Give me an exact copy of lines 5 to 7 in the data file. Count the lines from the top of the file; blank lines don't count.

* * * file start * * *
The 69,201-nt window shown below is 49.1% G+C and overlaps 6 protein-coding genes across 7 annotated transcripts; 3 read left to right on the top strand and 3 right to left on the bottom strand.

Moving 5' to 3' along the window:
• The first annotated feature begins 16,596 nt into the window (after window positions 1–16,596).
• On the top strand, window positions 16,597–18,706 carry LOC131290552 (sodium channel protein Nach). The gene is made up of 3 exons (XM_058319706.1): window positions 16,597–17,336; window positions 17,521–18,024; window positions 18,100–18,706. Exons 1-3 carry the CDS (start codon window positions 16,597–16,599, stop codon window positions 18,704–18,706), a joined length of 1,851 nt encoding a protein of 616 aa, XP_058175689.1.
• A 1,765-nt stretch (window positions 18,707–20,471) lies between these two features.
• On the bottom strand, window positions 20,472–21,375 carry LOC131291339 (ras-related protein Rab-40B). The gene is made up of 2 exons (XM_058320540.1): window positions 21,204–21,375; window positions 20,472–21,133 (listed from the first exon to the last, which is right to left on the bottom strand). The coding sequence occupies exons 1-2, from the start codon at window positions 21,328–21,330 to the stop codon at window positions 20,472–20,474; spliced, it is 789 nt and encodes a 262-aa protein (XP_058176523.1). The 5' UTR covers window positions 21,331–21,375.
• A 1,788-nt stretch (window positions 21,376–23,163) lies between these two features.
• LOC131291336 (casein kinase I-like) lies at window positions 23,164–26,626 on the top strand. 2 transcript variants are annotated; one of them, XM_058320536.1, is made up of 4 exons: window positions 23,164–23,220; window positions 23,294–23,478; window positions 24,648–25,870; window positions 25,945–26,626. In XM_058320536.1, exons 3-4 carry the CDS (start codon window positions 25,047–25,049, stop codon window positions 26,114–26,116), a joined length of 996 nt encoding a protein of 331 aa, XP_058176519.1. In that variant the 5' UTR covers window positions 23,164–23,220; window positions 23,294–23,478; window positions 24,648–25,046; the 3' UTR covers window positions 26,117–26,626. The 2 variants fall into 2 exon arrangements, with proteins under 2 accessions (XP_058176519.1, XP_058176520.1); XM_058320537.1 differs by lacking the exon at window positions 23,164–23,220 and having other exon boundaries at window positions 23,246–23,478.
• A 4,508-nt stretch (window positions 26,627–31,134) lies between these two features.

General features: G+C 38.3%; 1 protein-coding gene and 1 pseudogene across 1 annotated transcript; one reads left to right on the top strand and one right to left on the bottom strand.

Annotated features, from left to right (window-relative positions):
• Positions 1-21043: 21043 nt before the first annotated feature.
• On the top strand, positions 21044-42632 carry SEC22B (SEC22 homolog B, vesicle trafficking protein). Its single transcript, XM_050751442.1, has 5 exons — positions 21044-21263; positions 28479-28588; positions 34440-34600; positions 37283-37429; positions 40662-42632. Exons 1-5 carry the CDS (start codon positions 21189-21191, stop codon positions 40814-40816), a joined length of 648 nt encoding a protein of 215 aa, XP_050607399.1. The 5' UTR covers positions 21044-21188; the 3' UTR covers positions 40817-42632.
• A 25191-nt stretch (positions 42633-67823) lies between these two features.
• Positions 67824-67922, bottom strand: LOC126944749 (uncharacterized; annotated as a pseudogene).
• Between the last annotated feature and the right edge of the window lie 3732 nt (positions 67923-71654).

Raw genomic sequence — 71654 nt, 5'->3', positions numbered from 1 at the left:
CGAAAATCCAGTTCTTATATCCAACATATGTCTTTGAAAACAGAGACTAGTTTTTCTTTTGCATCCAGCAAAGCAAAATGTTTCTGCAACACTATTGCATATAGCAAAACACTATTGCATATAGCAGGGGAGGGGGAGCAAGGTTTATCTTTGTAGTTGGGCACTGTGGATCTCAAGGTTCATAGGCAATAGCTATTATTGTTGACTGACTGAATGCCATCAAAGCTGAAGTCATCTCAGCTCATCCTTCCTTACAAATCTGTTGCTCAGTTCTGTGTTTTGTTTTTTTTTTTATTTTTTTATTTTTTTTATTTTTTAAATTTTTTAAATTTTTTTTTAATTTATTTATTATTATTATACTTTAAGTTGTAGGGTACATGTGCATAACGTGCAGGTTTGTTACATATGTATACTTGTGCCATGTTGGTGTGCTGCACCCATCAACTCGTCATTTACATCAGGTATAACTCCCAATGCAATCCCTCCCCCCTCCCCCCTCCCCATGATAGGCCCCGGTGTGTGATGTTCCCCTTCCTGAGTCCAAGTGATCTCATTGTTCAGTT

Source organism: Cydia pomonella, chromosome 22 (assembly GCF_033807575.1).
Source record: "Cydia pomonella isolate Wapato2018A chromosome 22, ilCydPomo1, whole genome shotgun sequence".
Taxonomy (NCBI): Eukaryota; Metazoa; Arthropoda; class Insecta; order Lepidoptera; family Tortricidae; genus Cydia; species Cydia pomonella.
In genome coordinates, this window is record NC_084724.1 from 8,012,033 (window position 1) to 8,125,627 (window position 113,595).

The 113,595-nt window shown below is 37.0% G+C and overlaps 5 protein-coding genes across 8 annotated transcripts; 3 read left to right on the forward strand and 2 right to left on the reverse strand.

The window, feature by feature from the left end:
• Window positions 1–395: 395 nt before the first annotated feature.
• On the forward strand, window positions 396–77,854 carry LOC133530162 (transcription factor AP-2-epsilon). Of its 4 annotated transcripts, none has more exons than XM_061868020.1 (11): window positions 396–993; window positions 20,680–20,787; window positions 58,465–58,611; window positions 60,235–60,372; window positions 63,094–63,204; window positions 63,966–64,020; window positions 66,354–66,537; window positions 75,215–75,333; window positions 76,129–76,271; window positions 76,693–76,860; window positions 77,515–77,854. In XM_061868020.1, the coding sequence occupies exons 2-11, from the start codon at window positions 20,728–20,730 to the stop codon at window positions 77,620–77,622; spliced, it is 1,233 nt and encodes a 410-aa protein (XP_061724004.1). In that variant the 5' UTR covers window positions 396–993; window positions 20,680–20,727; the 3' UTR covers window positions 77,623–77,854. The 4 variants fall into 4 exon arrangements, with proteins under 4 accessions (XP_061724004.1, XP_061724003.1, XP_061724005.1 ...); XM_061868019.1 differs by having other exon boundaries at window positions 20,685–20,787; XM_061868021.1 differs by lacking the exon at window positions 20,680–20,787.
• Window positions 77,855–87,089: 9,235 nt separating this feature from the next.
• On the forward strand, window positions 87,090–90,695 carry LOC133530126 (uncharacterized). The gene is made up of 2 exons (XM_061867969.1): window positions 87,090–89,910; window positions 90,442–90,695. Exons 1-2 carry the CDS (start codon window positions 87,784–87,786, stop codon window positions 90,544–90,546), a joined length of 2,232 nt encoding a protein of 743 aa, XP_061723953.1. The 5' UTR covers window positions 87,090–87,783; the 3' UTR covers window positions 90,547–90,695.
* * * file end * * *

• A 1,765-nt stretch (window positions 18,707–20,471) lies between these two features.
• On the bottom strand, window positions 20,472–21,375 carry LOC131291339 (ras-related protein Rab-40B). The gene is made up of 2 exons (XM_058320540.1): window positions 21,204–21,375; window positions 20,472–21,133 (listed from the first exon to the last, which is right to left on the bottom strand). The coding sequence occupies exons 1-2, from the start codon at window positions 21,328–21,330 to the stop codon at window positions 20,472–20,474; spliced, it is 789 nt and encodes a 262-aa protein (XP_058176523.1). The 5' UTR covers window positions 21,331–21,375.
• A 1,788-nt stretch (window positions 21,376–23,163) lies between these two features.